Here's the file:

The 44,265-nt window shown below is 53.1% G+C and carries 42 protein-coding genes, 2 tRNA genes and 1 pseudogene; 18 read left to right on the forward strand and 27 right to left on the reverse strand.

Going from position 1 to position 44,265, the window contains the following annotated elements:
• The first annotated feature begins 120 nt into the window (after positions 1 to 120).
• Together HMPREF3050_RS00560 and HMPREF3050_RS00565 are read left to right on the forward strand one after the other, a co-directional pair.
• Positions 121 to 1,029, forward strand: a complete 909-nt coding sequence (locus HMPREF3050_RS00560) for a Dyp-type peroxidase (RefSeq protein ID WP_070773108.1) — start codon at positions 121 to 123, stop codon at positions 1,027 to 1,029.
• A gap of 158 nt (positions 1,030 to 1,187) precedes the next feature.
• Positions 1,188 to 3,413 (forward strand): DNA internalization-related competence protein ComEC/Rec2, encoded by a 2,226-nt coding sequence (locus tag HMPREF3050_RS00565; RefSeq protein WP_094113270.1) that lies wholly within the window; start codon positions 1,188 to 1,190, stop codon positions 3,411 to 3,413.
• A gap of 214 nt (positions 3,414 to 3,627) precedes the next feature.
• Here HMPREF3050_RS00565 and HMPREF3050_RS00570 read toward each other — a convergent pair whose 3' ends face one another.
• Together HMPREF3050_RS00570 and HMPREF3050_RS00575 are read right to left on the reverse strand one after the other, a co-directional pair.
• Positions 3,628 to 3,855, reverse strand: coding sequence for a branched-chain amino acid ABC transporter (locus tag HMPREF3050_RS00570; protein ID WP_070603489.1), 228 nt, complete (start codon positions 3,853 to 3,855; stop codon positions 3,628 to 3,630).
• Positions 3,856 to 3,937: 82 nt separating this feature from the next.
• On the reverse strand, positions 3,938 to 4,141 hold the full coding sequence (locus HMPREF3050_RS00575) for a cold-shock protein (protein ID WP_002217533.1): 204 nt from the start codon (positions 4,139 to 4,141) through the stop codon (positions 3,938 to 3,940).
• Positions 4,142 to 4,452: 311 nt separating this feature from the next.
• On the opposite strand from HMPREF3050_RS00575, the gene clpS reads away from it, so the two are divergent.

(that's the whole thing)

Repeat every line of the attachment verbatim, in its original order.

The 44,265-nt window shown below is 53.1% G+C and carries 42 protein-coding genes, 2 tRNA genes and 1 pseudogene; 18 read left to right on the forward strand and 27 right to left on the reverse strand.

Going from position 1 to position 44,265, the window contains the following annotated elements:
• The first annotated feature begins 120 nt into the window (after positions 1 to 120).
• Together HMPREF3050_RS00560 and HMPREF3050_RS00565 are read left to right on the forward strand one after the other, a co-directional pair.
• Positions 121 to 1,029, forward strand: a complete 909-nt coding sequence (locus HMPREF3050_RS00560) for a Dyp-type peroxidase (RefSeq protein ID WP_070773108.1) — start codon at positions 121 to 123, stop codon at positions 1,027 to 1,029.
• A gap of 158 nt (positions 1,030 to 1,187) precedes the next feature.
• Positions 1,188 to 3,413 (forward strand): DNA internalization-related competence protein ComEC/Rec2, encoded by a 2,226-nt coding sequence (locus tag HMPREF3050_RS00565; RefSeq protein WP_094113270.1) that lies wholly within the window; start codon positions 1,188 to 1,190, stop codon positions 3,411 to 3,413.
• A gap of 214 nt (positions 3,414 to 3,627) precedes the next feature.
• Here HMPREF3050_RS00565 and HMPREF3050_RS00570 read toward each other — a convergent pair whose 3' ends face one another.
• Together HMPREF3050_RS00570 and HMPREF3050_RS00575 are read right to left on the reverse strand one after the other, a co-directional pair.
• Positions 3,628 to 3,855, reverse strand: coding sequence for a branched-chain amino acid ABC transporter (locus tag HMPREF3050_RS00570; protein ID WP_070603489.1), 228 nt, complete (start codon positions 3,853 to 3,855; stop codon positions 3,628 to 3,630).
• Positions 3,856 to 3,937: 82 nt separating this feature from the next.
• On the reverse strand, positions 3,938 to 4,141 hold the full coding sequence (locus HMPREF3050_RS00575) for a cold-shock protein (protein ID WP_002217533.1): 204 nt from the start codon (positions 4,139 to 4,141) through the stop codon (positions 3,938 to 3,940).
• Positions 4,142 to 4,452: 311 nt separating this feature from the next.
• On the opposite strand from HMPREF3050_RS00575, the gene clpS reads away from it, so the two are divergent.